Check-in is the first chance a hotel has to connect with its guests face to face, and some properties are able to provide services at the front desk to ease guests into the premises. Willows Lodge, in the wine country of Woodinville, Wash., greets its hotel guests with a complimentary glass of wine on check-in as a way to tailor the experience to what guests are traveling to the location for.
“On arrival, guests are given a glass of Distant Bay merlot,” said Mike West, director of operations for the hotel. “We chose Distant Bay because it is a local offering that you won’t be able to find on wine lists elsewhere, and if they don’t like wine or are restricted from drinking it due to pregnancy or other concerns we can provide them with cider, or even different choices.”
The most important aspect of this service is that providing Distant Bay is restricted to the front desk unless it is specifically asked for elsewhere on the property. “Having something you can’t find on other wine lists is nice and exclusive, and then guests come and ask for it at dinner, or even purchase a bottle, mostly based on that image.”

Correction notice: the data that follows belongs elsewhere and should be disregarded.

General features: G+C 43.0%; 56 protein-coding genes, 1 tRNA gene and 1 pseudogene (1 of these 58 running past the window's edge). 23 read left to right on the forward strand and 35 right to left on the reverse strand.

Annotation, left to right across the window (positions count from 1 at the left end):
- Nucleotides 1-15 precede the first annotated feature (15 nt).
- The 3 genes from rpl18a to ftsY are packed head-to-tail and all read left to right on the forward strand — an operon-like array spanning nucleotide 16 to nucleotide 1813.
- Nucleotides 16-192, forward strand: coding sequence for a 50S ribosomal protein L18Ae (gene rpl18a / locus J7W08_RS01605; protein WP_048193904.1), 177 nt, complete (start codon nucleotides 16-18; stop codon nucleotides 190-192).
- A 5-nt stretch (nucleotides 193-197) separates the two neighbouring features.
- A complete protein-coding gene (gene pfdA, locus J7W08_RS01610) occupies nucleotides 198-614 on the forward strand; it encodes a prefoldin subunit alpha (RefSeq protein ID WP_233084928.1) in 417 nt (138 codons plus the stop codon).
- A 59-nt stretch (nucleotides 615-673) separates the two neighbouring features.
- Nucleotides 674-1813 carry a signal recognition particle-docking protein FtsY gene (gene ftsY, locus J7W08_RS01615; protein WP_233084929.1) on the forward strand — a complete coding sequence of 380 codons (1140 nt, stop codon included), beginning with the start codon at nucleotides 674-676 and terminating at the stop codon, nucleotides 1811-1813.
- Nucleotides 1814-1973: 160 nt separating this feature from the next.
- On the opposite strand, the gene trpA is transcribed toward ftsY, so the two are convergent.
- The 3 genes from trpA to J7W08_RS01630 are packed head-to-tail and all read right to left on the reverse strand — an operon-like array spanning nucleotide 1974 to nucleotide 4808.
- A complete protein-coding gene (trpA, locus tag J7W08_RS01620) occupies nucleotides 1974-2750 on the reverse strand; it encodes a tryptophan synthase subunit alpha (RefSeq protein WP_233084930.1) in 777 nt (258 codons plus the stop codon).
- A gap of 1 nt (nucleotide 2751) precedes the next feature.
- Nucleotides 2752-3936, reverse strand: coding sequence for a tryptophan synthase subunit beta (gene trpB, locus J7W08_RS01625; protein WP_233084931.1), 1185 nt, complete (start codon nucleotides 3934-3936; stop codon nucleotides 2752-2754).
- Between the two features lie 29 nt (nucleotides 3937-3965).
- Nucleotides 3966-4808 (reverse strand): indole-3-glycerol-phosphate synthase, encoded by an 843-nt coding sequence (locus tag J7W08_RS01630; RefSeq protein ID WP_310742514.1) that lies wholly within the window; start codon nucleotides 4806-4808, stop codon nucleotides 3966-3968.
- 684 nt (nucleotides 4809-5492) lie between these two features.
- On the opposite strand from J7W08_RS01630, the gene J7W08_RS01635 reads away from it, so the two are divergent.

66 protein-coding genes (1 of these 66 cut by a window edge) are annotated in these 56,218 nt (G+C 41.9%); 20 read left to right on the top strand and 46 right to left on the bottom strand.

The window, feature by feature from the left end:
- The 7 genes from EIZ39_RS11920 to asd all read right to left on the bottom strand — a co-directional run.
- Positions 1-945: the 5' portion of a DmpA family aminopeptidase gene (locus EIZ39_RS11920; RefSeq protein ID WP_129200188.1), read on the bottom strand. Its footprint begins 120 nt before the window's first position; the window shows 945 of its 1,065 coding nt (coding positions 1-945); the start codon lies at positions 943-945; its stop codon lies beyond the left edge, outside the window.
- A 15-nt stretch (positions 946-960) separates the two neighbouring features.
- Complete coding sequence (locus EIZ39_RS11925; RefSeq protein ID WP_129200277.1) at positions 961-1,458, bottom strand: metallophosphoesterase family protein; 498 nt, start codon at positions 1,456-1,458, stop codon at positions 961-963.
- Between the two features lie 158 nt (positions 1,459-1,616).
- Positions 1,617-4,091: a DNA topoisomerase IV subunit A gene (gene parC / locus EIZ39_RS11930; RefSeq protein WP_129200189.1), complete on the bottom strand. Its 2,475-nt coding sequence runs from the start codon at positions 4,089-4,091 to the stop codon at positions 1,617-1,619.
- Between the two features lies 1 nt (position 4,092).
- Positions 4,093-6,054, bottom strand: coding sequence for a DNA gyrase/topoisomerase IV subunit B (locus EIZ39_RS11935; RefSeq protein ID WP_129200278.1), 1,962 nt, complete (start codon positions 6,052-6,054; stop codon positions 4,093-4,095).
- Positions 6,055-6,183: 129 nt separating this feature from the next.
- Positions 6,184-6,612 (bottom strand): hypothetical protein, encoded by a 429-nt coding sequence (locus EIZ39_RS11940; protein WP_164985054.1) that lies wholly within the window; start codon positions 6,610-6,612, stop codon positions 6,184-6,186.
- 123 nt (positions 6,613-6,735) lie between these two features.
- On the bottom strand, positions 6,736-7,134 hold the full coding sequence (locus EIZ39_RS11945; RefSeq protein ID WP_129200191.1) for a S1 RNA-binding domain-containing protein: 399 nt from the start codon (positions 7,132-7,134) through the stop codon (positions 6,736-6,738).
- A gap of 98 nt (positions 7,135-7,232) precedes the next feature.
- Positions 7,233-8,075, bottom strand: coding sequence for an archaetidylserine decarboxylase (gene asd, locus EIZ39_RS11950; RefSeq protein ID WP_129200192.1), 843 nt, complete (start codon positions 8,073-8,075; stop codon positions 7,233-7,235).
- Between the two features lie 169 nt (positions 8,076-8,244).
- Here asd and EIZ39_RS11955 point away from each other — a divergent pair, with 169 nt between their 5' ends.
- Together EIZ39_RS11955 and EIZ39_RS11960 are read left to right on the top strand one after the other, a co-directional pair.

When travelers arrive at their destination in Hawaii, the first thing they are traditionally given is a lei. This inexpensive gift exchange from the destination to the traveler helps make the event memorable. While most properties won’t be able to offer wine, they often go out of their way to leave newcomers with something, even if it is just some money off on a meal.
“We have candy bars, drinks and other items stashed behind our front desk for rewards members,” said Ron Gromoll, GM of the Best Western Plus Gateway Grand in Gainesville, Fla. “Guests like to take something away from that first interaction, and even if you give them a coupon for an appetizer or a drink in the hotel restaurant they take a lot out of those interactions.”